With such a sprawling back-catalogue, Kora sounds like an uncharacteristically documentary piece for McGrath, a writer who, aside from his enabling role as Scotland's literary director, managed to fuse a love of popular music hall with a 1960s counter-cultural aesthetic, think again.

“Tom's laid this other story on top of it,” Bone reveals, “which it took me a while. The last line of the play is a very unusual way to end on if you read it as a piece of documentary theatre, which is what I was reading it as at first. On first reading it almost seemed like a verbatim piece, which is very different to the music hall theatricality that there is in Tom's other plays. But there was something about the ending, and I did some research, and the penny finally dropped that also there was a character from Greek mythology, who was goddess of the cornfield, and was this image of fertility. So on one level its a straightforward kitchen-sink play about a woman living in a council flat on a scheme in Dundee, but on another, it's this thing about hope, and that life has to carry on.”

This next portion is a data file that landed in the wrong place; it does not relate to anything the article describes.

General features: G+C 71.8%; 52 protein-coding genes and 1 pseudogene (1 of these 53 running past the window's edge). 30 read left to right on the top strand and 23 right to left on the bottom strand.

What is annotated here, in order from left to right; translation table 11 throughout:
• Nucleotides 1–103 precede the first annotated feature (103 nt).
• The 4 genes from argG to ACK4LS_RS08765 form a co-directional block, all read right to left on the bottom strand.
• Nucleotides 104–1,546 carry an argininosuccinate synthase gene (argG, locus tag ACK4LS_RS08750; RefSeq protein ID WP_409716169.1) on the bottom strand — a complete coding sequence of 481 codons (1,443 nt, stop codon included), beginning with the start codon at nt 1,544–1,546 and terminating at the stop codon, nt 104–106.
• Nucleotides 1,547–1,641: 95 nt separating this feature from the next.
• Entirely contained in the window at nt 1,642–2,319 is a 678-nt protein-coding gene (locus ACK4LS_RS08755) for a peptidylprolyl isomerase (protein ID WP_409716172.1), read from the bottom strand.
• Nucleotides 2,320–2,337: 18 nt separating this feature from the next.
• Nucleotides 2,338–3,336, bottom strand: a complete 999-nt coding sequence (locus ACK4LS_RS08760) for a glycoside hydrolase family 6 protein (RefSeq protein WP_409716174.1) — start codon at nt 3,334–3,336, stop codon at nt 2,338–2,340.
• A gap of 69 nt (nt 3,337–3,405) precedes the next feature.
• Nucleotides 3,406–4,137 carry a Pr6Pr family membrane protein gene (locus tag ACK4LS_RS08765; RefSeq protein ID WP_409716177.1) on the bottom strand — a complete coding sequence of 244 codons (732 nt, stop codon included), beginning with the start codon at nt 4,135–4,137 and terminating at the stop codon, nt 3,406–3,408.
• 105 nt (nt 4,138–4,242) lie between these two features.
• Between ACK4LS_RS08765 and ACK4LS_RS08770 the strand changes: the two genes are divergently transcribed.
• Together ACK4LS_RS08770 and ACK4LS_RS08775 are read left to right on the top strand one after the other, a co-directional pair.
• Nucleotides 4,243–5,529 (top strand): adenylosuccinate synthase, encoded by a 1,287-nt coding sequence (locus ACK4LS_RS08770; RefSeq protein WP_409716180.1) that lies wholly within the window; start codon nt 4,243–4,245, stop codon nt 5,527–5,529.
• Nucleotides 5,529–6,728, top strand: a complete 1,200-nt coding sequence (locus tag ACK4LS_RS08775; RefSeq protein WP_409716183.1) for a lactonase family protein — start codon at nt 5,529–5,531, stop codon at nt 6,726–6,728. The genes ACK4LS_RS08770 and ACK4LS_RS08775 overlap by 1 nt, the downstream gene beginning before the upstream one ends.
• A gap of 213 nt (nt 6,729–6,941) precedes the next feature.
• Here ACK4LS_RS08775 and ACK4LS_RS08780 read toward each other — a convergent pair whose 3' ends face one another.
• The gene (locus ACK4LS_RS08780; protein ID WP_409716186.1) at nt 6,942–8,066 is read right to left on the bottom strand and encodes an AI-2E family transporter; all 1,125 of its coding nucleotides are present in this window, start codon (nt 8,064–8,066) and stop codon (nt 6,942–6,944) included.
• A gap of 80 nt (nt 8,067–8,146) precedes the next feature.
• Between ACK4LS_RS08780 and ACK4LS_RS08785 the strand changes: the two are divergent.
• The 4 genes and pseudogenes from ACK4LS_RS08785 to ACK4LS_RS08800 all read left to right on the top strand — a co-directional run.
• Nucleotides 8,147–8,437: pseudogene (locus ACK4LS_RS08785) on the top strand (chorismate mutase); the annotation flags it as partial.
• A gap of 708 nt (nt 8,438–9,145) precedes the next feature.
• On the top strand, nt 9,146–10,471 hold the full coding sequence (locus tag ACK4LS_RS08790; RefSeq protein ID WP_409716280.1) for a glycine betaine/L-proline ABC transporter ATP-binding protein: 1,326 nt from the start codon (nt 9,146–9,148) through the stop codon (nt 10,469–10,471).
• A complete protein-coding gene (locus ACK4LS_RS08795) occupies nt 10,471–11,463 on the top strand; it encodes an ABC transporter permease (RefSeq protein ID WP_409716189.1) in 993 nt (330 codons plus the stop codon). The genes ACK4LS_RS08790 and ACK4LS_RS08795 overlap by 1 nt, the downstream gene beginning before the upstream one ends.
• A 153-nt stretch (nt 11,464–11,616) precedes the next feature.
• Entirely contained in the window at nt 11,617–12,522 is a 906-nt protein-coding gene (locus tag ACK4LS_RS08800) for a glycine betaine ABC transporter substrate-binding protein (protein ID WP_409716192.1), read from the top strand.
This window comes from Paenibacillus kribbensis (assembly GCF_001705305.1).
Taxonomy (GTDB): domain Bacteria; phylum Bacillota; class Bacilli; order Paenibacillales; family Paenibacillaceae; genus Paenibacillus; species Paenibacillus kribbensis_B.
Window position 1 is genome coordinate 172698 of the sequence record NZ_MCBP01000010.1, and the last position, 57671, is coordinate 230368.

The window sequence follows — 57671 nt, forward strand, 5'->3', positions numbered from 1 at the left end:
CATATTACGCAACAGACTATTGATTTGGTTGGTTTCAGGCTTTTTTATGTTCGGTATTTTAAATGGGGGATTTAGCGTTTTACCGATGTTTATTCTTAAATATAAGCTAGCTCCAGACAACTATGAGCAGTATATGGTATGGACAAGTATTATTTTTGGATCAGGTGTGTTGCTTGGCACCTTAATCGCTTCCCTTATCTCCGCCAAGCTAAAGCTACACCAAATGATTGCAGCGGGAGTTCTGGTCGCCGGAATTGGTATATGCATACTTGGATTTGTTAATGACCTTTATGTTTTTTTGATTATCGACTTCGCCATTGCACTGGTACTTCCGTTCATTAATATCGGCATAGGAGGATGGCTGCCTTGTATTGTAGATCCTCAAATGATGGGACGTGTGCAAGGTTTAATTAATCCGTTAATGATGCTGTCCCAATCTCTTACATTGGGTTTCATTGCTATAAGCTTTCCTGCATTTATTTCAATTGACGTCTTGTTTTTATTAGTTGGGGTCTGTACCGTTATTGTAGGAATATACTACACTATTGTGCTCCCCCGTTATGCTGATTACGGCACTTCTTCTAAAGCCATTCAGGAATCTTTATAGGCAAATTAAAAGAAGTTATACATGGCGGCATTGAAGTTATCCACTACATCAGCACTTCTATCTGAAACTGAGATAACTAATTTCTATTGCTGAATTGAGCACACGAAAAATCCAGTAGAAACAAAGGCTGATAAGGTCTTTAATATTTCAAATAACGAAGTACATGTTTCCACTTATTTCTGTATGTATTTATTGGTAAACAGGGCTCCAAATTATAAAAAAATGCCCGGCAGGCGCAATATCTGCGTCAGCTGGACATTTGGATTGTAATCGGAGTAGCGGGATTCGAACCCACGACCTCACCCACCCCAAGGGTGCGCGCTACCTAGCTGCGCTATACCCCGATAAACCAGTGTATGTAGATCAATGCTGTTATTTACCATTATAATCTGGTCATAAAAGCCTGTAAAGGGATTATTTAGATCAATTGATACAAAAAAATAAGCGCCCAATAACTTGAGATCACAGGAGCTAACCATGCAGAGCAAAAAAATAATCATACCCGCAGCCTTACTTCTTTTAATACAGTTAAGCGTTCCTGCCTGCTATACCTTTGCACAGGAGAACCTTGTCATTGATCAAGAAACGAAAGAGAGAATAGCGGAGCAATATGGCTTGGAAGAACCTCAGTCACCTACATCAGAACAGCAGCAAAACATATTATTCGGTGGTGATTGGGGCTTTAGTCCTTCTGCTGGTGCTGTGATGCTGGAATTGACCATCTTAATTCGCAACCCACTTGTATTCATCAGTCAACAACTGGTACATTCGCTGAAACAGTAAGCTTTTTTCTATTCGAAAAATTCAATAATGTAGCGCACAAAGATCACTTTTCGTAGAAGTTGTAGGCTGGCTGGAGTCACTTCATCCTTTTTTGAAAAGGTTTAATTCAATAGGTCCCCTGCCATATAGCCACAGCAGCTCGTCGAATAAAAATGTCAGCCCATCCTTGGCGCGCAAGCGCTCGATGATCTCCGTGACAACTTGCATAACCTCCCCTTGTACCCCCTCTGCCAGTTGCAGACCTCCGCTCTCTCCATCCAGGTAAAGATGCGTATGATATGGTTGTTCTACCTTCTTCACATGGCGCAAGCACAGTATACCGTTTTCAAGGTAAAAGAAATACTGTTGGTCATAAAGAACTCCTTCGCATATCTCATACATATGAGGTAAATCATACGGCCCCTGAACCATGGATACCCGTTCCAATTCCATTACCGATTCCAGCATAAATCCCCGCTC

Kora, Dundee Rep, May 21st-June 7th


Tom McGrath – A Literary Life

1960s – Decamping to London, McGrath edited Peace News and International Times, and tread poetry alongside Allen Ginsberg at the Royal Albert Hall.

1972 – Back in Glasgow, McGrath is musical director on The Great Northern Welly Boot Show, which made Billy Connolly a star.

1973 – McGrath becomes the 1st artistic director of the Third Eye Centre.

1976 – McGrath's first play, Laurel and Hardy, premieres at Edinburgh's Traverse Theatre.

1978 – Science-fiction play, The Android Circuit, appears.

1979 – McGrath writes The Hardman, based on the life of convicted murderer turned artist, Jimmy Boyle. Animal and The Innocent also premiere.

1986 – Kora.

1987 – McGrath is appointed associate literary Director for Scotland, a post which will eventually sire playwright's Studio Scotland.

1992 – Merlin, a translation (with Ella Wildridge) of Tankred Dorst's two-part epic appears at the Royal Lyceum, Edinburgh.

1995 – Stones and Ashes, a translation of Quebecois writer Daniel Danis' play, premieres.

2005 – My Old Man, the last of three plays produced by Magnetic North, appears.

The Herald, May 13th 2013


ends

Comments

Popular posts from this blog

The Honourable K.W. Harman: Ltd Ink Corporation

31 Bath Road, Leith Docks, March 17th-20th

In a monumental shipping container down by Leith Docks, a Sex Pistols tribute band is playing Anarchy in the U.K.. on a stage set up in the middle of the room. Either side, various constructions have been built in such a way so viewers can window shop as they promenade from one end of the room to the next, with the holy grail of a bar at either end.